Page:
|Increase in tariffs||-0.14%||0.00%|
|Increase in non-tariff barriers||-0.93%||-0.40%|
|Future falls in non-tariff barriers||-2.55%||-1.26%|
|Total welfare change||-3.09%||-1.13%|
Table 1: “The effect of Brexit on UK welfare” (Dhingra, Ottaviano & Sampson 2015)
The offered table provides a critical analysis of two perspectives: optimistic and pessimistic. In the first scenario, a total welfare loss is expected to comprise 1.13%, which will be determined by potential changes in non-tariff barriers. The analysts point out the fact that non-tariff barriers play a critical role in regulating trade in such service industries like finance and accounting – these are the sectors where the country proves to be a major exporter.
In the second scenario, the total loss grows up to 3.09%. As it might be seen, the costs of reduced trade are more significant that the potential fiscal savings. According to the experts’ estimations, the loss will make £50 billion in the second scenario and about £18 billion in the first scenario in cash terms (Dhingra, Ottaviano & Sampson 2015).
The security problem is particularly acute as it is vital to assess potential risks of the leaving the EU adequately. One of the wide-spread opinions resides in the assumption that the EU membership endangers the country’s security.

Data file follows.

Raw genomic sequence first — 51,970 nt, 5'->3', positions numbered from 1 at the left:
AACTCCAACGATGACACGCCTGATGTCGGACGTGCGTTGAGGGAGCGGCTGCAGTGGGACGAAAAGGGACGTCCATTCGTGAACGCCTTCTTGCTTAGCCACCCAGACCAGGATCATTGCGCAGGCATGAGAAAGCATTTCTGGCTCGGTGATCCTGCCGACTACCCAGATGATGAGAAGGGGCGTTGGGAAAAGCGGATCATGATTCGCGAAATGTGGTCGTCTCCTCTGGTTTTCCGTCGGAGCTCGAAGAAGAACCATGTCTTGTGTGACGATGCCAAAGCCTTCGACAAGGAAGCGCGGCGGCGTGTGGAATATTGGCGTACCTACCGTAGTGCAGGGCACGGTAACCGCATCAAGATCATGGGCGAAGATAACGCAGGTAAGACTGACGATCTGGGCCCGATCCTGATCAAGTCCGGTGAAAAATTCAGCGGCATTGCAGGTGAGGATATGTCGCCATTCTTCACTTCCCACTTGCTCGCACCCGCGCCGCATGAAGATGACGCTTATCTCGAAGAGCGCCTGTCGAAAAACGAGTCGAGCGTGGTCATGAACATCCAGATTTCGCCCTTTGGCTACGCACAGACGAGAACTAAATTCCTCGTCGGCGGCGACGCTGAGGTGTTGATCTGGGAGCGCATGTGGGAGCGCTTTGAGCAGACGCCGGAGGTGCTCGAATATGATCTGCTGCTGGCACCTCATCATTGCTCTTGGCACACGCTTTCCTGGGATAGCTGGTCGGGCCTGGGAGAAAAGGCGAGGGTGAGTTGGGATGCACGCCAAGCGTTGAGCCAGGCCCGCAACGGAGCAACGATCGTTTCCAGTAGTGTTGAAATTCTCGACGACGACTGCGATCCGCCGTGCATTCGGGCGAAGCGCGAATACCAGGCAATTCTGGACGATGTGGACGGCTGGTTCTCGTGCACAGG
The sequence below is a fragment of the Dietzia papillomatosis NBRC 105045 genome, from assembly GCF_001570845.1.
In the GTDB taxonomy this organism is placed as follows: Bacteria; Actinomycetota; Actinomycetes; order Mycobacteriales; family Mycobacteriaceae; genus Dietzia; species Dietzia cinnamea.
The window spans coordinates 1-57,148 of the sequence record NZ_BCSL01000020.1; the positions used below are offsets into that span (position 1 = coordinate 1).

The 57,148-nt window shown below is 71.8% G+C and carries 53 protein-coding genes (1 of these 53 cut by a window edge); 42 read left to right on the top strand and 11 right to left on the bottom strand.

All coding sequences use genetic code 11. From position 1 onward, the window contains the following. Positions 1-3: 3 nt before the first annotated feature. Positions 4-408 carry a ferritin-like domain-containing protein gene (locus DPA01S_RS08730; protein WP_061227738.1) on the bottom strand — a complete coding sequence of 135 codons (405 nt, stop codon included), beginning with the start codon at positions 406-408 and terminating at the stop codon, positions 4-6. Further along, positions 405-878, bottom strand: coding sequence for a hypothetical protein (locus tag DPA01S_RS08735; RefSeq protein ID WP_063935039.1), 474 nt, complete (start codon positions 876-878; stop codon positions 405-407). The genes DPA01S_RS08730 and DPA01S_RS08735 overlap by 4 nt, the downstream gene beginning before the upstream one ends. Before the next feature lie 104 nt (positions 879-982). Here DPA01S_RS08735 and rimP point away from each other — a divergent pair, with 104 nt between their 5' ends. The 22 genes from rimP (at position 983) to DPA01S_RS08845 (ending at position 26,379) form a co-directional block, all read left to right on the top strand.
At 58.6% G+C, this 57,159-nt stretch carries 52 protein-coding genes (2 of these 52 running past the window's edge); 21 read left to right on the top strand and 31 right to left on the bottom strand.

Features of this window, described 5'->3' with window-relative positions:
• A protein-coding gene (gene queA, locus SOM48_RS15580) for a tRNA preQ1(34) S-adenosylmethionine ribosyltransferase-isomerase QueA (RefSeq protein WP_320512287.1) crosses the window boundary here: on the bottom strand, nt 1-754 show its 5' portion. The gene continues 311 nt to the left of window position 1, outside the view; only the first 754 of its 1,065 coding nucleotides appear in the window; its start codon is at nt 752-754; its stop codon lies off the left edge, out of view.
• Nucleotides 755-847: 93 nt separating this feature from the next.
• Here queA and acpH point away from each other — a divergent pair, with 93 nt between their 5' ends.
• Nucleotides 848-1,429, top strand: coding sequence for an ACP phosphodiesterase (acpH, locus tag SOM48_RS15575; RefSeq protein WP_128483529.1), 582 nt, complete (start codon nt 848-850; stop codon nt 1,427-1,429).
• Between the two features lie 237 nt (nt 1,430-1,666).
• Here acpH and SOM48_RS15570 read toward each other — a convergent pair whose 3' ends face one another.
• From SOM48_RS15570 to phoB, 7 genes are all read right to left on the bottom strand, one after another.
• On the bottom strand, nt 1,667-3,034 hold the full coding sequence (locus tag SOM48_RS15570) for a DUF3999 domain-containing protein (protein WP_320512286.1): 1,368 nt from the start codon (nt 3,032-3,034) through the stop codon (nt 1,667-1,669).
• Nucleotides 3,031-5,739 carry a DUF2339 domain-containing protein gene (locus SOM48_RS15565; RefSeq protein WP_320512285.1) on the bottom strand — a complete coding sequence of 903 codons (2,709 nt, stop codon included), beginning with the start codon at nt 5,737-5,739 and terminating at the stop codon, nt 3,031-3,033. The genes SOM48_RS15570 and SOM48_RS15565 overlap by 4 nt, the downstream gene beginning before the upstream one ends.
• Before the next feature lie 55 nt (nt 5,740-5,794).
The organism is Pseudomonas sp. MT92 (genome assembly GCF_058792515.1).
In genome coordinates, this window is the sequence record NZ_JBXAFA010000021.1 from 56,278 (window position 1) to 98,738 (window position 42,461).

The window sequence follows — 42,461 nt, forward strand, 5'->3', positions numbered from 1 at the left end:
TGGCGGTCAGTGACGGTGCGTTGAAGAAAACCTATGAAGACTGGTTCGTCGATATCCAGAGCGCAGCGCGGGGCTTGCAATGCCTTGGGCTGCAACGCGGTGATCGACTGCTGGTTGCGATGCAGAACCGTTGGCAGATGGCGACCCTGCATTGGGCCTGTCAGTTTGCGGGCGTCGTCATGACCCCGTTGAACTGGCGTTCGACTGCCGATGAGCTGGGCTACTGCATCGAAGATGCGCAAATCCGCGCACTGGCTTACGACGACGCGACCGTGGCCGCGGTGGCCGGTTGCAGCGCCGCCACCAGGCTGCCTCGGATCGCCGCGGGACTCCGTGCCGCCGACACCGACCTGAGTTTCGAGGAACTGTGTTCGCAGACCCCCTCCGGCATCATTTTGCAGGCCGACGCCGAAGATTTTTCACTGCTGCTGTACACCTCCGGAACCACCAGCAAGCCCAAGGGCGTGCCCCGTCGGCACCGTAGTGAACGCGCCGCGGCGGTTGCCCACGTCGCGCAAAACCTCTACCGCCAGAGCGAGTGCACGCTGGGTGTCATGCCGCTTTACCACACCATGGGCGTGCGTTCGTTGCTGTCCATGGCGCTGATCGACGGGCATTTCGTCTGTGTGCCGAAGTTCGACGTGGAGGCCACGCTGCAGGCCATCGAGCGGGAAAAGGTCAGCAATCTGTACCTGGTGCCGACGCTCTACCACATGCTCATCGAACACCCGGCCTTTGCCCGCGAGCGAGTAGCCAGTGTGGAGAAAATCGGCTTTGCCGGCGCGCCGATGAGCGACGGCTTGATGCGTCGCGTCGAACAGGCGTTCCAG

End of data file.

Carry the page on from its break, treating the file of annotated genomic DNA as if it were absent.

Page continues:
Thus, some experts believe that remaining in EU means providing easy access to the terrorist attacks as the open border does not allow carrying out a consistent control of the arriving people (Buiter, Rahbari & Schulz 2016).
Moreover, there is an assumption that the collaboration between the UK and the EU in the terms of security will continue even if the former chooses to leave. The only difference will reside in the fact that the government will be able to determine the terms of entering, which is critical for the British safety (EU referendum 2016).
An opposite opinion suggests that the Brexit will have a negative outcome for the country’s safety as the latter will be deprived of the security facilities that the EU offers such as NATO and the United Nations (Buiter, Rahbari & Schulz 2016).
In addition, the relevant point of view is supported by the fact that as long as the UK is the EU member it is enabled to exchange important criminal records and collaborate closely with other EU countries (Dabrowski 2016). As soon as it leaves, the collaboration will have to slow down.
Despite the fact that the impact of Brexit on the British economy is hardly predictable, the analysis of particular economic aspects allows drawing a series of general conclusions:
- Any extreme claims made about the outcomes of Brexit for the national economy is ungrounded – the analysis of every sector shows that leaving the EU has both positive and negative consequences.
- There is a possibility that Brexit will have a negative impact on the job market due to the difficulties it will create for the immigrant flows.
- There is a chance that Brexit will have a positive influence on the regulation of immigrants – the country will be enabled to implement essential restrictions on its own, which is apt to increase the security level.
- There is a large uncertainty in the investment sector – analysts cannot predict how foreign investors will behave in case the country is no more a part of the union.
- There are potential advantages for the British economy in trade terms – the country will receive more freedom in decision making. In the meantime, it will also be deprived of the beneficial terms it now uses for exporting.